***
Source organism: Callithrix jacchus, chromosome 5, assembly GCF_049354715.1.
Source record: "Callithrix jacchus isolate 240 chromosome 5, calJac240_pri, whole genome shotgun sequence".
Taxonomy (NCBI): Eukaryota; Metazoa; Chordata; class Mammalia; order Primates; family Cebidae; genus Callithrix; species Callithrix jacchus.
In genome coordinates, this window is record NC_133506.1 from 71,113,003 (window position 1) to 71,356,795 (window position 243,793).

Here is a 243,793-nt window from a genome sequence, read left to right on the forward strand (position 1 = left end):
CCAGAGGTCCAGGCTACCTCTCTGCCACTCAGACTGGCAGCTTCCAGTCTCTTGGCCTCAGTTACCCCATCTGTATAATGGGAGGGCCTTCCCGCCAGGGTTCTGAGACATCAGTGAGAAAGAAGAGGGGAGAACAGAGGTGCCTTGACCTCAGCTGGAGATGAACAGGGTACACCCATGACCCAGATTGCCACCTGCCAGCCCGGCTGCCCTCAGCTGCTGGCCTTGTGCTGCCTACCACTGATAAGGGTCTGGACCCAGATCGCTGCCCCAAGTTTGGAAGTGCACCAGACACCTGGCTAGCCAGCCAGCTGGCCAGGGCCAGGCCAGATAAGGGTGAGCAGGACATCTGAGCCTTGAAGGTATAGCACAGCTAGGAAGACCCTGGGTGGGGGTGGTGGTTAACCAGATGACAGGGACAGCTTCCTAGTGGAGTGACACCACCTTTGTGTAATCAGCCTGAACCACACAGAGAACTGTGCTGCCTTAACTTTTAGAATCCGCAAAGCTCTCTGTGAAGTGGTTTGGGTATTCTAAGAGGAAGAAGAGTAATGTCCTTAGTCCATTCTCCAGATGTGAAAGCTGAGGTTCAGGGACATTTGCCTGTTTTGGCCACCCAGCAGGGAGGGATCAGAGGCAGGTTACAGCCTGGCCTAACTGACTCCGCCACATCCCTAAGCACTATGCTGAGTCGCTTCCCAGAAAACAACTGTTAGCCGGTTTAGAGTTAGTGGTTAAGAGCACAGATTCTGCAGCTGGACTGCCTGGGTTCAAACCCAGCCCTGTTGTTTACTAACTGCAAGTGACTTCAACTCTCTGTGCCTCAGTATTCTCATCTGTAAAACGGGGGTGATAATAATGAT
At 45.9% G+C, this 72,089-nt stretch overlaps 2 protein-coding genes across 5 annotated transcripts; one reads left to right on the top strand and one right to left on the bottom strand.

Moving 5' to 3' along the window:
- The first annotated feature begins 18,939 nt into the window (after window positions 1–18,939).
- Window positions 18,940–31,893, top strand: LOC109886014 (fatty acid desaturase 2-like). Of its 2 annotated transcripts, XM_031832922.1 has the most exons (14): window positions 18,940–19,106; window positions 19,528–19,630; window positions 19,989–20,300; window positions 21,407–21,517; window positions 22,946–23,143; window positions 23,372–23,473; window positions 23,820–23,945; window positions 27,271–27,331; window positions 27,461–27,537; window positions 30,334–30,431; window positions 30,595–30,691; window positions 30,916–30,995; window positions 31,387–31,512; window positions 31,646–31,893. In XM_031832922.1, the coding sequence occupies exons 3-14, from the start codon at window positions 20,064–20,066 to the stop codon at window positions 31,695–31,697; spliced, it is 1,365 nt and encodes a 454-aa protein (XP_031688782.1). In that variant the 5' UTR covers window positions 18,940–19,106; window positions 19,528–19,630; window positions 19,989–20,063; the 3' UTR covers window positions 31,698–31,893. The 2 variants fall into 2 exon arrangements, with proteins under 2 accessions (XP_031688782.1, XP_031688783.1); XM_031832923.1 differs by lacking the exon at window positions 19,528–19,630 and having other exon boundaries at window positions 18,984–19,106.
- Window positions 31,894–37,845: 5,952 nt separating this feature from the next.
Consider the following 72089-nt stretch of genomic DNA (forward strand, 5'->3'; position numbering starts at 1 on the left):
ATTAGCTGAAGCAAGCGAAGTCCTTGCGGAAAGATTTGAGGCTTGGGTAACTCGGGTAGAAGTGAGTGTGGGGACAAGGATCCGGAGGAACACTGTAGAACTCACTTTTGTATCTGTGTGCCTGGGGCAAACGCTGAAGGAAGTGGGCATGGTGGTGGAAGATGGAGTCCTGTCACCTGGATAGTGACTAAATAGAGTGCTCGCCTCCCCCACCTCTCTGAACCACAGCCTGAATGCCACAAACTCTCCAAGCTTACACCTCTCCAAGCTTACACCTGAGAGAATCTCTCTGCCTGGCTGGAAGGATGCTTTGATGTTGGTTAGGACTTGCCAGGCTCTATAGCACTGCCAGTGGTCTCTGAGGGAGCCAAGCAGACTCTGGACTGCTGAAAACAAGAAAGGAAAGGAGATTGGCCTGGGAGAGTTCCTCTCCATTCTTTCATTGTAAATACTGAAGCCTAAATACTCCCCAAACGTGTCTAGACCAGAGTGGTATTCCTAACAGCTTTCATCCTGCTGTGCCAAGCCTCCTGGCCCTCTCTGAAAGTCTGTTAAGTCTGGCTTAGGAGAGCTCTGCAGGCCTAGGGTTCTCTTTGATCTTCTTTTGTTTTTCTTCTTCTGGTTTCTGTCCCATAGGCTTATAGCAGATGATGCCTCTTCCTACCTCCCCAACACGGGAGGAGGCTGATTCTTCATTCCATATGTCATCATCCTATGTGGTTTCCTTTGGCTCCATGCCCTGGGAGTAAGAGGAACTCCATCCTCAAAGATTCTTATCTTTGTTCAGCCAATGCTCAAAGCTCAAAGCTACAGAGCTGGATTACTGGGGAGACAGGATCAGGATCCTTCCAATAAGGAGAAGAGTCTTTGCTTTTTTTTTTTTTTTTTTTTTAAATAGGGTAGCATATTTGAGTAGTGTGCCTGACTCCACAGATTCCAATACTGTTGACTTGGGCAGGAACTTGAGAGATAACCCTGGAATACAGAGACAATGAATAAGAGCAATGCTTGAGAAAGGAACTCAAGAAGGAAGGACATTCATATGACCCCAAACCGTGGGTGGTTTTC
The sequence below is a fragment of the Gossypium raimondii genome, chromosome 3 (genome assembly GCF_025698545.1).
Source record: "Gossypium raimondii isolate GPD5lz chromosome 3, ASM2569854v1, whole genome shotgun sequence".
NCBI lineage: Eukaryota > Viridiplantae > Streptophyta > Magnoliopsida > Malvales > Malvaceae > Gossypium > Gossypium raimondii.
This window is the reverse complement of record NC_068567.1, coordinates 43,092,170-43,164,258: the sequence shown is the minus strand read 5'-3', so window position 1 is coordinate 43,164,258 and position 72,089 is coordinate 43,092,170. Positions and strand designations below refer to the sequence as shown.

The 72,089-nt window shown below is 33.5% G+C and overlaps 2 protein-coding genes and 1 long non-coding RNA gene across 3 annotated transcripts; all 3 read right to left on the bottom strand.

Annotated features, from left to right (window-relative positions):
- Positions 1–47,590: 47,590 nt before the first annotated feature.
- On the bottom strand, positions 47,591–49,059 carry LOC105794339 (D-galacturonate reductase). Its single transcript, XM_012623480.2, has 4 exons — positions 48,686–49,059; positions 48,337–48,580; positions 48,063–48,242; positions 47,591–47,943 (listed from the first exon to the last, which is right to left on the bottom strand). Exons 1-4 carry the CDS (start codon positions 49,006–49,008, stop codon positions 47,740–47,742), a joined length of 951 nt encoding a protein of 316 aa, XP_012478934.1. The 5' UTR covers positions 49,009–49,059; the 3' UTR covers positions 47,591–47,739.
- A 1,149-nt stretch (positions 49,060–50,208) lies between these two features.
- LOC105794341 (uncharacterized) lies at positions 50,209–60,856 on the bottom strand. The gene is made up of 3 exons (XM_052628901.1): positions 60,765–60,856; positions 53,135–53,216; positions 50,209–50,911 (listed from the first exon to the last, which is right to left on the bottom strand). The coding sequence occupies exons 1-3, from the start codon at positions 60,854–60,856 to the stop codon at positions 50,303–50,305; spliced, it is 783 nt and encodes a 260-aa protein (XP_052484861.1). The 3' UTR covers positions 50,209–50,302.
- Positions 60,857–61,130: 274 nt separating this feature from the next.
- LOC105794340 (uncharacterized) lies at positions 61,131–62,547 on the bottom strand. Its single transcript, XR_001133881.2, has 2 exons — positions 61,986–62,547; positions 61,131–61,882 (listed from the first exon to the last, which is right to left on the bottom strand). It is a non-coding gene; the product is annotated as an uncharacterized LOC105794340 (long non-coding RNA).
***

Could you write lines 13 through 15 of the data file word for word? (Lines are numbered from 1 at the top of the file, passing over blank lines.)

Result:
ATTAGCTGAAGCAAGCGAAGTCCTTGCGGAAAGATTTGAGGCTTGGGTAACTCGGGTAGAAGTGAGTGTGGGGACAAGGATCCGGAGGAACACTGTAGAACTCACTTTTGTATCTGTGTGCCTGGGGCAAACGCTGAAGGAAGTGGGCATGGTGGTGGAAGATGGAGTCCTGTCACCTGGATAGTGACTAAATAGAGTGCTCGCCTCCCCCACCTCTCTGAACCACAGCCTGAATGCCACAAACTCTCCAAGCTTACACCTCTCCAAGCTTACACCTGAGAGAATCTCTCTGCCTGGCTGGAAGGATGCTTTGATGTTGGTTAGGACTTGCCAGGCTCTATAGCACTGCCAGTGGTCTCTGAGGGAGCCAAGCAGACTCTGGACTGCTGAAAACAAGAAAGGAAAGGAGATTGGCCTGGGAGAGTTCCTCTCCATTCTTTCATTGTAAATACTGAAGCCTAAATACTCCCCAAACGTGTCTAGACCAGAGTGGTATTCCTAACAGCTTTCATCCTGCTGTGCCAAGCCTCCTGGCCCTCTCTGAAAGTCTGTTAAGTCTGGCTTAGGAGAGCTCTGCAGGCCTAGGGTTCTCTTTGATCTTCTTTTGTTTTTCTTCTTCTGGTTTCTGTCCCATAGGCTTATAGCAGATGATGCCTCTTCCTACCTCCCCAACACGGGAGGAGGCTGATTCTTCATTCCATATGTCATCATCCTATGTGGTTTCCTTTGGCTCCATGCCCTGGGAGTAAGAGGAACTCCATCCTCAAAGATTCTTATCTTTGTTCAGCCAATGCTCAAAGCTCAAAGCTACAGAGCTGGATTACTGGGGAGACAGGATCAGGATCCTTCCAATAAGGAGAAGAGTCTTTGCTTTTTTTTTTTTTTTTTTTTTAAATAGGGTAGCATATTTGAGTAGTGTGCCTGACTCCACAGATTCCAATACTGTTGACTTGGGCAGGAACTTGAGAGATAACCCTGGAATACAGAGACAATGAATAAGAGCAATGCTTGAGAAAGGAACTCAAGAAGGAAGGACATTCATATGACCCCAAACCGTGGGTGGTTTTC
The sequence below is a fragment of the Gossypium raimondii genome, chromosome 3 (genome assembly GCF_025698545.1).
Source record: "Gossypium raimondii isolate GPD5lz chromosome 3, ASM2569854v1, whole genome shotgun sequence".